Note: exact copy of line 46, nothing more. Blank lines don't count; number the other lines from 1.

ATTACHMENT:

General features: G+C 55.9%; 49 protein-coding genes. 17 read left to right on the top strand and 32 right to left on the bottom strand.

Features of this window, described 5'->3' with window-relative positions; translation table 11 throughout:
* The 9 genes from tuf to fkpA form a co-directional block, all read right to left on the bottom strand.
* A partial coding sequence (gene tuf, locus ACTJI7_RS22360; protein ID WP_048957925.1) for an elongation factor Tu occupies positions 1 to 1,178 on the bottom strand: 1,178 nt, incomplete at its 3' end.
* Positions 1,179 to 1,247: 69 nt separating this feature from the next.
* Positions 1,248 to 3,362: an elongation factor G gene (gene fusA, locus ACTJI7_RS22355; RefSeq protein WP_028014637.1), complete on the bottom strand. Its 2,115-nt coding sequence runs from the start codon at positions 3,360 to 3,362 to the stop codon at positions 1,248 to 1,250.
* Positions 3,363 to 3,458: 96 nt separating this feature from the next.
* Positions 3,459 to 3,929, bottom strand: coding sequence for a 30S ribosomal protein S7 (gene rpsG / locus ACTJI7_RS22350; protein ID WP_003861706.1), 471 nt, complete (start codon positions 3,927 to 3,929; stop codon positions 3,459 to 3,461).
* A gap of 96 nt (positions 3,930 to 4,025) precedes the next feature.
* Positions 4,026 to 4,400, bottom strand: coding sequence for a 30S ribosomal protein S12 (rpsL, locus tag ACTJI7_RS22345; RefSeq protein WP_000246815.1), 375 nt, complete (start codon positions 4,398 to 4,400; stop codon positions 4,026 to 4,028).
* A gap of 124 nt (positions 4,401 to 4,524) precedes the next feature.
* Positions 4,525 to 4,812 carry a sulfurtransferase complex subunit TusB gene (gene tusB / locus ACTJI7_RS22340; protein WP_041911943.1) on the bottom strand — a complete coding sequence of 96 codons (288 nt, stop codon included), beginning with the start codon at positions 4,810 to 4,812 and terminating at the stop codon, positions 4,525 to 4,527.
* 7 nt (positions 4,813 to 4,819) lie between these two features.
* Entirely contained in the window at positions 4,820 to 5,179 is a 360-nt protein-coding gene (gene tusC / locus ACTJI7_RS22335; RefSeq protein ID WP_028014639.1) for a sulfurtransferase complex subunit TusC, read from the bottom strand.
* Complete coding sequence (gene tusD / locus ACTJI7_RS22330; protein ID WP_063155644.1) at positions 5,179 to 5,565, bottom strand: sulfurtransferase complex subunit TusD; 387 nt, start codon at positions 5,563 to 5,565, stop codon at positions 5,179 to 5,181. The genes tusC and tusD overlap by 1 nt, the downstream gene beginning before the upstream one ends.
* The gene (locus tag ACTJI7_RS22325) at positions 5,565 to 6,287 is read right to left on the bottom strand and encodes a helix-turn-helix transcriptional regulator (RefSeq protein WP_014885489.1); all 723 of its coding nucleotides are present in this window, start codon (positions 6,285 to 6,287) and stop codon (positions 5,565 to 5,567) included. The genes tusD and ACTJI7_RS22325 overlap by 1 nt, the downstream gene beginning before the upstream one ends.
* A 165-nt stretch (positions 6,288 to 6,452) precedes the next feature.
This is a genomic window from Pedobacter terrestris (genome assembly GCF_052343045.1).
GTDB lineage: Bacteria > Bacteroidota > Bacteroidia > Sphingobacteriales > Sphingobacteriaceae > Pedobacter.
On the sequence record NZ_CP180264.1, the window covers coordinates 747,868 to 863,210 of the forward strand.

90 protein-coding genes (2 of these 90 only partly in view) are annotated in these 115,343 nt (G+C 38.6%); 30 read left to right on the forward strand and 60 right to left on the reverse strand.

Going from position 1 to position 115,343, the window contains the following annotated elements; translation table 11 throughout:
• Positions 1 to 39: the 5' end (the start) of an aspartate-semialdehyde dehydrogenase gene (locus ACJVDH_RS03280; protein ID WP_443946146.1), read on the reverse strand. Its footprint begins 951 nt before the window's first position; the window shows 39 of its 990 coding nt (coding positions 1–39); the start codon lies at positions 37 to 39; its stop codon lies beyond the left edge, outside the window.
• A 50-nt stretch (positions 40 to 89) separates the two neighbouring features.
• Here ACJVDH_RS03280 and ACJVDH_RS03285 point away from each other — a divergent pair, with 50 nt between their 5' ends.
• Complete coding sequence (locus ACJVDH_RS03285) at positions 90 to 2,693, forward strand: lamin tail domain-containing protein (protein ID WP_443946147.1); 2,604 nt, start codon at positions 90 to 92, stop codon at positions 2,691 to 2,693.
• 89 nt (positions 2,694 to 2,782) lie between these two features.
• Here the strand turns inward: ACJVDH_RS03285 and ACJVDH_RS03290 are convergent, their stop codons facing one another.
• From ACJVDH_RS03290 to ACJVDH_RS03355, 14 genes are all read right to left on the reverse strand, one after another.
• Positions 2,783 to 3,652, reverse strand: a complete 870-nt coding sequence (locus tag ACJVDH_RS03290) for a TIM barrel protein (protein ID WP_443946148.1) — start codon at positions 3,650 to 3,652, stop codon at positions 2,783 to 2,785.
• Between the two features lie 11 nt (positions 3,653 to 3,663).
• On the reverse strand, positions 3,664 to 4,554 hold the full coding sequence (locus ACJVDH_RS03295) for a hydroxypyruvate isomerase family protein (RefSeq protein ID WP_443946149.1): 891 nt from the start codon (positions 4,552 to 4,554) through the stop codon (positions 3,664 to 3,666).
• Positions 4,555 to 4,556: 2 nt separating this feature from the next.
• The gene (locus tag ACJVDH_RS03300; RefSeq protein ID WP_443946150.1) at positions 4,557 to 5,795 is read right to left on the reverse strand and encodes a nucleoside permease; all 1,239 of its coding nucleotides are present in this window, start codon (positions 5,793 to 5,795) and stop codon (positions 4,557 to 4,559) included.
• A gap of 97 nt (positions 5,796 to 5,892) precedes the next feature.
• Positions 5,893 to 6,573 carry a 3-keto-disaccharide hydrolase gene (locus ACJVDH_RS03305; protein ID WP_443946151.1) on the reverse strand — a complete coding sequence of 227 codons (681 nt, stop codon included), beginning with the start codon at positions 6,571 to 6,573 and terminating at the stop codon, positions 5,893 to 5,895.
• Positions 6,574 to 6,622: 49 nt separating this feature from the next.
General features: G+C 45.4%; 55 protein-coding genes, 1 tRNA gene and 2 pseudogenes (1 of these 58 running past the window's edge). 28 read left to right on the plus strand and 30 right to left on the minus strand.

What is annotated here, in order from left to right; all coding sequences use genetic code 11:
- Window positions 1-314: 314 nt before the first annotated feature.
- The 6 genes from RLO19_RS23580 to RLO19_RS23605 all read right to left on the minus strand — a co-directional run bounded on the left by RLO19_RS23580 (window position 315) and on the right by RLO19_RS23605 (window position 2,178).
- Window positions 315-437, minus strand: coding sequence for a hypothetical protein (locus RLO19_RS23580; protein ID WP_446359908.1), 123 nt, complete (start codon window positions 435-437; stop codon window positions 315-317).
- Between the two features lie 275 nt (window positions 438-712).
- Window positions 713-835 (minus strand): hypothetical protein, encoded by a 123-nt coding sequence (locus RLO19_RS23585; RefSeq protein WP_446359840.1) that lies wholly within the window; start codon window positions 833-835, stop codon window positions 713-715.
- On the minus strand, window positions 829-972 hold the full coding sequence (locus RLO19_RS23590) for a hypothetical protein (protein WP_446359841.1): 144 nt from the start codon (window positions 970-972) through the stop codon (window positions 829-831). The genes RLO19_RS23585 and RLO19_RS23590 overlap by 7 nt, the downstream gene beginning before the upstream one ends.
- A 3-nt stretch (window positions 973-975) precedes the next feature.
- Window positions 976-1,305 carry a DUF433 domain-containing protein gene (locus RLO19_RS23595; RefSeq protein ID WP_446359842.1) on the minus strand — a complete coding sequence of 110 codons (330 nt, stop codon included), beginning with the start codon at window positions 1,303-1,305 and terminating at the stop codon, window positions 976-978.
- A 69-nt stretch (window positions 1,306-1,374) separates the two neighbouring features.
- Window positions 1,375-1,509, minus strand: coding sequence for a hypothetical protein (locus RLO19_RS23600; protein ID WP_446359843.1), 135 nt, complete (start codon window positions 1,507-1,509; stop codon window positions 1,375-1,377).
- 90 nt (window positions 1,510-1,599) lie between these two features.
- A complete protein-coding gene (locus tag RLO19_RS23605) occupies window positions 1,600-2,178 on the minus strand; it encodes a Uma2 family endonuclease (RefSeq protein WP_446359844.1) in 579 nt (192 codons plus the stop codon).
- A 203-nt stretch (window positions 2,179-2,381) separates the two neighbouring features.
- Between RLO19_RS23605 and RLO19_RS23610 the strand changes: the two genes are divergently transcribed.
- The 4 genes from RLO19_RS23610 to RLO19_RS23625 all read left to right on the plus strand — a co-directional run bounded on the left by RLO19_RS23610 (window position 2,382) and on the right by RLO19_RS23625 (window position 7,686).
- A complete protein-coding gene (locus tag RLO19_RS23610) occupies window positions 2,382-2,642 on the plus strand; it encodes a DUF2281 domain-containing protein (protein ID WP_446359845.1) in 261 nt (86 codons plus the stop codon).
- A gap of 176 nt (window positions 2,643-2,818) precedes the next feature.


- A 3-nt stretch (window positions 973-975) precedes the next feature.